While microbial communities are ordinarily relatively stable, climate and environmental factors can spur the success of some and the destruction of others. In agriculture, for instance, changes in diverse microbial communities can cause complete crop loss; however, by learning how to manipulate them, farmers may one day be able to better manage plant diseases and insect infestations.
"This approach will advance human progress in environmental protection, public health and safety, sustainable energy and many other research areas," Fofanov said.
Similarly, some microbes have been known to make polluted water drinkable, and harnessing that quality has the potential to eradicate water-borne diseases and help alleviate drought and famine.
"The computational tools will pave the way to less expensive and more reliable tests that can be used across the globe. The sheer number of microbial communities presents great commercial potential," said Johnsson, Cullen distinguished professor of computer science, mathematics, and electrical and computer engineering and head of UH's TLC2 and the Advanced Computing Research Laboratory (ACRL).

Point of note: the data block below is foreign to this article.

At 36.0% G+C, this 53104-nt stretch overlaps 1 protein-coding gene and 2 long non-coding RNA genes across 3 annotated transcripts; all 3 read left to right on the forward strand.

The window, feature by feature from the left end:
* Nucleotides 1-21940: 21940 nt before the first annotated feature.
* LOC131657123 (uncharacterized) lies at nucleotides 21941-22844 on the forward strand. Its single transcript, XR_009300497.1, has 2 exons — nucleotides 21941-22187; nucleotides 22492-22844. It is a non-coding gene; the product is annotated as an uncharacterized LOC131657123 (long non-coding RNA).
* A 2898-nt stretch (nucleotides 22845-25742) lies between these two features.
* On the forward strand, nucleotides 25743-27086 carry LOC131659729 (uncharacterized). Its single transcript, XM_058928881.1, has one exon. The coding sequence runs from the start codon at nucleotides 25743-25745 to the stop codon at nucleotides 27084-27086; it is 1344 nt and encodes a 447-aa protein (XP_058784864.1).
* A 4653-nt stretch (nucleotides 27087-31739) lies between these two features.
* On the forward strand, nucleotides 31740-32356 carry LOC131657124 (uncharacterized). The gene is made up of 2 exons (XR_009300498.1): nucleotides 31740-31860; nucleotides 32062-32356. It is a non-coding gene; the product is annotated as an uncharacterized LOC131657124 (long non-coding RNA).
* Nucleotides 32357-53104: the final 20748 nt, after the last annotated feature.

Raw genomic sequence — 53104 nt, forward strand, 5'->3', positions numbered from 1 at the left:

The team's winning contest entry was judged by internationally recognized industry and academic leaders in computation and research and used both high-performance computational tools at TLC2, which were powered by Intel Itanium-based systems, and the latest genomic sequencing analysis technologies.
"Itanium-based systems, with their relatively large caches, provide the effective memory bandwidth we need for fast processing of genomic information. Their high-availability design has been serving us very well, providing very dependable access for years," said Johnsson. "The efficiency and availability of the Itanium systems have enabled us to make very rapid progress and broaden our research into a broad range of genomes."
The Itanium Solutions Alliance Innovation Contest recognizes so
|Contact: Lisa Merkl|
University of Houston